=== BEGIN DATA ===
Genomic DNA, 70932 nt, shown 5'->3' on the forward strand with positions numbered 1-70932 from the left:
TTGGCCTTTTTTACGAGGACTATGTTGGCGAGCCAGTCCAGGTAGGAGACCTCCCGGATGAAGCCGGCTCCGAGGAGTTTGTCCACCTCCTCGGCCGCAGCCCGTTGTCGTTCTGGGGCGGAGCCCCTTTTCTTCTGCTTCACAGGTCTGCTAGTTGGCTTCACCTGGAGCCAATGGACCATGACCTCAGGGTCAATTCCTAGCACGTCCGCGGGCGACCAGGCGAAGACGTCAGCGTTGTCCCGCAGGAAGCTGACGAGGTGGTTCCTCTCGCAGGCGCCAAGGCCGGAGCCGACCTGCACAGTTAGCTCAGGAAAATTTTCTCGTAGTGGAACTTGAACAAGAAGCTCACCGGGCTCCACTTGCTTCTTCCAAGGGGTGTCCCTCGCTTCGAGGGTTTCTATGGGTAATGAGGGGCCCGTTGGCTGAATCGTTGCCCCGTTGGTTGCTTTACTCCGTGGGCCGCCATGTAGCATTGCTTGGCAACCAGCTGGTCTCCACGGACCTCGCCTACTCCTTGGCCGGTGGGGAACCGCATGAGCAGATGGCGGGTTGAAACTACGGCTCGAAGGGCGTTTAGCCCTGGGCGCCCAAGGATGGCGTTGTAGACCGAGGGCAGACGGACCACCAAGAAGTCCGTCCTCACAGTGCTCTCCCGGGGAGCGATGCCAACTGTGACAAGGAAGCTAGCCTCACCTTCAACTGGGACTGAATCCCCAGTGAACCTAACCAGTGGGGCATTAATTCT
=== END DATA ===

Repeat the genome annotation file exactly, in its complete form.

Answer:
Genomic DNA, 70932 nt, shown 5'->3' on the forward strand with positions numbered 1-70932 from the left:
TTGGCCTTTTTTACGAGGACTATGTTGGCGAGCCAGTCCAGGTAGGAGACCTCCCGGATGAAGCCGGCTCCGAGGAGTTTGTCCACCTCCTCGGCCGCAGCCCGTTGTCGTTCTGGGGCGGAGCCCCTTTTCTTCTGCTTCACAGGTCTGCTAGTTGGCTTCACCTGGAGCCAATGGACCATGACCTCAGGGTCAATTCCTAGCACGTCCGCGGGCGACCAGGCGAAGACGTCAGCGTTGTCCCGCAGGAAGCTGACGAGGTGGTTCCTCTCGCAGGCGCCAAGGCCGGAGCCGACCTGCACAGTTAGCTCAGGAAAATTTTCTCGTAGTGGAACTTGAACAAGAAGCTCACCGGGCTCCACTTGCTTCTTCCAAGGGGTGTCCCTCGCTTCGAGGGTTTCTATGGGTAATGAGGGGCCCGTTGGCTGAATCGTTGCCCCGTTGGTTGCTTTACTCCGTGGGCCGCCATGTAGCATTGCTTGGCAACCAGCTGGTCTCCACGGACCTCGCCTACTCCTTGGCCGGTGGGGAACCGCATGAGCAGATGGCGGGTTGAAACTACGGCTCGAAGGGCGTTTAGCCCTGGGCGCCCAAGGATGGCGTTGTAGACCGAGGGCAGACGGACCACCAAGAAGTCCGTCCTCACAGTGCTCTCCCGGGGAGCGATGCCAACTGTGACAAGGAAGCTAGCCTCACCTTCAACTGGGACTGAATCCCCAGTGAACCTAACCAGTGGGGCATTAATTCT